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° Rubrique About The World

ABOUT The World ...  

Par Claude Chastagner, professeur d'anglais à l'Université Paul Valéry à Montpellier.

   Fan Power Battling for power on the Internet 

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If popular culture results in part from the appropriation of media-originated culture, the founders and users of files-sharing sites could be considered genuine creators of popular culture, and as such, genuine rebels since appropriating media-culture would entail clashes with the dominant culture. Indeed, the mere exchange or duplication of sounds or images is already a breach in the contract between the entertainment industry and consumers since copyright laws stipulate that buying music or images is not tantamount to owning them; the price paid only entails the right to use them privately. 
Furthermore, the images and sounds are often modified and distorted on numerous "fanfic" sites through parodic, satirical or pornographic variations and sequels, in clear opposition to what the dominant media culture can accept. Interestingly, European and American youths display on this issue a marked difference. Both the users and creators of the sites are mostly Americans, which can only be partly accounted for by the larger number of computers in the United States and the greater familiarity of its youth with technology. 
If these sites do represent an appropriation by the young of media culture, their origin and zone of expansion must logically be the country where most of this culture is produced. Whatever the excitement generated by American mass culture in Europe, it remains in these countries an outsider product, competing with indigenous cultural forms, so that the need for reappropriation is not felt with the same urgency.

  How profound are these changes, though? Have we really entered "the age of the consumer", as some (e.g., Hilary Rosen) would have it? And if so, with what consequences? What does the newly acquired power of young consumers consist of? How are they going to use it and to what end? My argument is that it is a mistake to consider these sites as a form of resistance, or their users as the spearhead of a revolt against corporate America. Their rebellious aura is in great part triggered by a mere nostalgic association with the mythical, glamorous subversiveness of the 1960s. "The money economy is immoral, based totally on power and manipulation, offending the natural exchange between human beings.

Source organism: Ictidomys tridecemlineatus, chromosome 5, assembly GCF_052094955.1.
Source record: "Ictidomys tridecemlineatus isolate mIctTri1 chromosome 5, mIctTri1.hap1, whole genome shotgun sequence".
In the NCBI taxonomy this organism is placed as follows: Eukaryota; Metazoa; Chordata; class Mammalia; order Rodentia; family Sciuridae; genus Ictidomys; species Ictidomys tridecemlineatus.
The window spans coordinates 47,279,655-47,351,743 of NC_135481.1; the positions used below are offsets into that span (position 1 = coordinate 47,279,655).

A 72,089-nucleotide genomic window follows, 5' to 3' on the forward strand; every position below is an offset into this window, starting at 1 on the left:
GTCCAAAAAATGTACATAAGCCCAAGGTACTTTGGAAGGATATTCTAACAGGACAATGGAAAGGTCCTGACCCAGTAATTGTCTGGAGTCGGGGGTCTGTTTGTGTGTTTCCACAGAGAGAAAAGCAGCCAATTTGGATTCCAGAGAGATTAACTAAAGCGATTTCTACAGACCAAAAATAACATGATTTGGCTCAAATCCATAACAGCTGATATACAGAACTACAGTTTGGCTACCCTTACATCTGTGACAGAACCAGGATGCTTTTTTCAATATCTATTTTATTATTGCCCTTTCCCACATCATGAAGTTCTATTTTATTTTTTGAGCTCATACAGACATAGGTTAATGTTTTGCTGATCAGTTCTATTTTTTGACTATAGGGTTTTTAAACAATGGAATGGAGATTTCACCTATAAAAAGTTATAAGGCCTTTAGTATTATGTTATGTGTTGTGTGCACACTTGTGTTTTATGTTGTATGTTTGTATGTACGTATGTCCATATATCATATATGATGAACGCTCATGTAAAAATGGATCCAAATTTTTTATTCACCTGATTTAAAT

Capitalism is stealing": Jerry Rubin's words would find little echo on today's campuses (43). If a flock of Fannings and Greenes seem to disrupt the system and introduce disorder into the otherwise smooth functioning of the culture industry, they also appear as young entrepreneurs eager to capitalize on their mediatic fame. 

  They may be difficult to distinguish from the ordinary users of their sites, living the same life, eating the same food, playing the same games, wearing the same clothes, yet their sudden fame has turned them into aspiring capitalists; and "a hip capitalist remains a pig capitalist", to quote Rubin again (44). Even if the latest project of Gnutella's founder, Justin Frankelis, is to strip ads out of AOL Instant Messenger, most entrepreneurs are moving in the opposite direction. 

Thus, last October, Napster signed a comfortable deal with Bertelsmann, and Scour is also about to reach an agreement with the industry. As Ian Clark put it, "it stands to reason that the political definition [of the sites] may fade, just as much of the Net's initial idealism gave way to commercial practises and became a mainstream medium, no longer a 'guerilla technology'", which Gen Kan of Gnutella confirms when describing the goals of his site: "this is not an effort to avoid corporate influence but to oversee it"10. 

What is particularly interesting is how these young men have been turned into symbols of revolt, how what are simply consumer-friendly sites are presented as the most subversive technology of the decade. This is extremely revealing of our society's need for archetypal, polarized clashes. Regular doses of ideologically enhanced issues, particularly of the small-versus-big type, are required to restore social cohesion through cathartic struggles. Because unlike the previous systems of production, the world of the New Economy is not ruled by a specific class with vested interests, polarization has become more problematic, hence the resort to artificially sustained oppositions. Typically, the postmodern causes of our rebellions have become consumption and the businesses that provide it.

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° Rubrique About The World